For simplicity, I ask if we will set and spend a yearly, monthly, or weekly budget, and what do we have available now? With a budget for a year, and a year of savings built up, our entrepreneur would have ($150 X 12 months) $1800 to spend for the year. At that point, a search for the cheapest way to buy bread, peanut butter and jelly in bulk (webstaurantstore.com will do the trick for the PB&J while the bread may require some local sourcing), and a cheap freezer on Craigslist for storage ought to do the trick. Throw in $10 for a decent water bottle, because our entrepreneur loves tap water. Done.

That won’t do, because our entrepreneur only saved for the last month, so we’ll have to go with either a weekly or monthly plan. I’ll volunteer them for a monthly plan, as a weekly plan for a budget of this type should only be chosen when living with zero savings living paycheck to paycheck. I have neither the experience nor ability to cover the possible issues when discussing financial instability on a weekly basis, which can quickly devolve into an entirely different set of discussions.

How will our protagonist make it through then? Well, a quick understanding that they would like to eat 3 meals a day, for 30 days would yield 90 meals per month. We’ll go with the common nutrition scale of 2000 calories per day which means each meal needs to have about 670 calories each.

How to Survive

You may have heard one of my favorite stories of an entrepreneur roughing it. That would be the one about Elon Musk’s early days with Zip2 and his food budget, which in Musk’s words went something like:

“So it’s like,  ‘Oh, okay, if I can live for a dollar a day then at least from a food cost standpoint, well it’s pretty easy to earn like $30 in a month anyway, so I’ll probably be okay.’”

Musk’s story excerpt is about the time he tested out living on a dollar each day at UPenn before trying to start his own tech business, meaning he may have actually done it, but it was first and foremost his choice (an important distinction that should probably be made in a later article). This was also in the early 90’s so prices have changed a bit since; dollars don’t go as far any more. Sticking to our $150 a month, you might still ask, how did Musk do it? He bought oranges and hot dogs in bulk, sometimes trading them out with pasta. I don’t think that plan will always work though.

Jumping back to the 670 calories for each of 90 meals, a more robust plan allowing for various foods might involve a staple. For instance, a cup of rice is good for 206 calories. A cup of rice (ignoring expansion for quick calculations) is about 7 ounces and a 20 pound bag of rice at Walmart can be had for $20, which gives us 45 cups of rice. Double that for a cup of rice every meal at $40, and throw in a rice cooker for another $20. 206 calories at each meal for $60 leaves us with $90 and 464 calories per meal to go.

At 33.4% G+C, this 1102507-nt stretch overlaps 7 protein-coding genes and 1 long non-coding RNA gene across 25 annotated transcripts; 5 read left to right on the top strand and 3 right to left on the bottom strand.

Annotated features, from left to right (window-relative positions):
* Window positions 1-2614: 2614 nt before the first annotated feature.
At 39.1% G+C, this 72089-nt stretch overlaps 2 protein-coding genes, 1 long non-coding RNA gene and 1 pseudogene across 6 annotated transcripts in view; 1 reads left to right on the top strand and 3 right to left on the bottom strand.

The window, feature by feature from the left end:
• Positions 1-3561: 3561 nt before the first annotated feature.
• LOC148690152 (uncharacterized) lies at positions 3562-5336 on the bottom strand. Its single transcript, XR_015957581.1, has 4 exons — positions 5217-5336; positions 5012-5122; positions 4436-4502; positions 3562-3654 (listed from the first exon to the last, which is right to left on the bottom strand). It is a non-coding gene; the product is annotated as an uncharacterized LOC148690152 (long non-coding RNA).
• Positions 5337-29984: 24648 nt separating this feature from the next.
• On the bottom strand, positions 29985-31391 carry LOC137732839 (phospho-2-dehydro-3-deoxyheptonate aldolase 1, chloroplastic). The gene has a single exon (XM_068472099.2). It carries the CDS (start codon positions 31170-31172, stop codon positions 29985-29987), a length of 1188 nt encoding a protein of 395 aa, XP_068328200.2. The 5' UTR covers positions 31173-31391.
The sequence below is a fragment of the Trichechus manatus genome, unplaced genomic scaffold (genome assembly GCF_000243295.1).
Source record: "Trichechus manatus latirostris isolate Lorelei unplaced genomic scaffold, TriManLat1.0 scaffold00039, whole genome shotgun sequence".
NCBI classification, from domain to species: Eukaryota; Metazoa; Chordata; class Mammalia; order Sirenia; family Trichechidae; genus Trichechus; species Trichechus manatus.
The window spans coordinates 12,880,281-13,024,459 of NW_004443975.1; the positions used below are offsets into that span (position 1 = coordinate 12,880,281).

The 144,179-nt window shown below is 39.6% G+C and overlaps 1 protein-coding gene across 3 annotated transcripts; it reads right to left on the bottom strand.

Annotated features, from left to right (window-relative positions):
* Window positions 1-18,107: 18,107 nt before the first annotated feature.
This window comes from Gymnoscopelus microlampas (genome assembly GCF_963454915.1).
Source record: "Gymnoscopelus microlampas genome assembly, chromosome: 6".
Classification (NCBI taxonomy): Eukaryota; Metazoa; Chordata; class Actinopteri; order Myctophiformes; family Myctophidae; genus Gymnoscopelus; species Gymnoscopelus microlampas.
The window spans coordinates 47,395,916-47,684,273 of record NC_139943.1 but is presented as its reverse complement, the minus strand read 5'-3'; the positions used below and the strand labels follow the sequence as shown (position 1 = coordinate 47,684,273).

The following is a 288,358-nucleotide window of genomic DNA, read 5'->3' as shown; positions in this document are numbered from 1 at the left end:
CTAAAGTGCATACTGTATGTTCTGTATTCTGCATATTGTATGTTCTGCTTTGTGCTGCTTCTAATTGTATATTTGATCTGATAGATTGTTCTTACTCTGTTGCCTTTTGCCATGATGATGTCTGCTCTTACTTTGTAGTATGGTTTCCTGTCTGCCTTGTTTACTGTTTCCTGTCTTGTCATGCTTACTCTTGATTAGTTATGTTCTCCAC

Let’s stop and think here; I could give an unlimited number of suggestions at this point, but the most obvious to jump to would be to choose one or two pairings for your rice that can be bought in bulk to cover the remaining calories per meal for the month; lots of things have higher caloric content, so it isn’t a stretch. Assume a water bottle and tap water for it is free. Next month our entrepreneur’s rice cooker is paid for and the rest is repeated. For added flavor clip coupons and always run to the clearance section first.

That wasn’t too hard was it? Let’s not leave it that bland.

Wondering Why?

Surviving on $5 a day isn’t generally a difficult thing to do in itself. Setting it as a goal and getting it done just to do it is, well, boring. Let’s take a look at our entrepreneur. Moving at the fastest rate possible and doing her best to eliminate distractions, she is entirely focused on this web product. I hardly need to mention that the entire reason she is living under these constraints is to maximize resources available for her pursuits. To her, this product is everything, and to us, the project is hardly separable from the person, made up and vague as she is.

Without a solid sense of purpose and rise to action, we are unable to justify much of anything. This is why barely scraping by with $5 for food every day trying to make a real difference tells us loads more than the morning Starbucks mocha every day trying to stay awake at work. At the end of the day, the Corolla will have a story, and the shiny thing next to it will have a summary; which do we listen to? By the end of these frugal ramblings you must be wondering why anyone would try to live off $5 a day. In response, I encourage you to find your reason and come tell us about it.

About the Author 

Santiago Ricoy is pursuing his Bachelor’s in Mechanical Engineering at UNLV’s Howard R. Hughes College of Engineering. A member of the Drones and Autonomous Systems Lab at UNLV, he loves everything robotics, and hopes to pursue a career in research and development within the engineering field.

 

Disclaimer: The views and opinions expressed in this article are those of the author and do not necessarily reflect the official policy or position of RVF or UNLV. In addition, thoughts and opinions are subject to change and this article is intended to provide an opinion of the author at the time of writing this article. All data and information is for informational purposes only.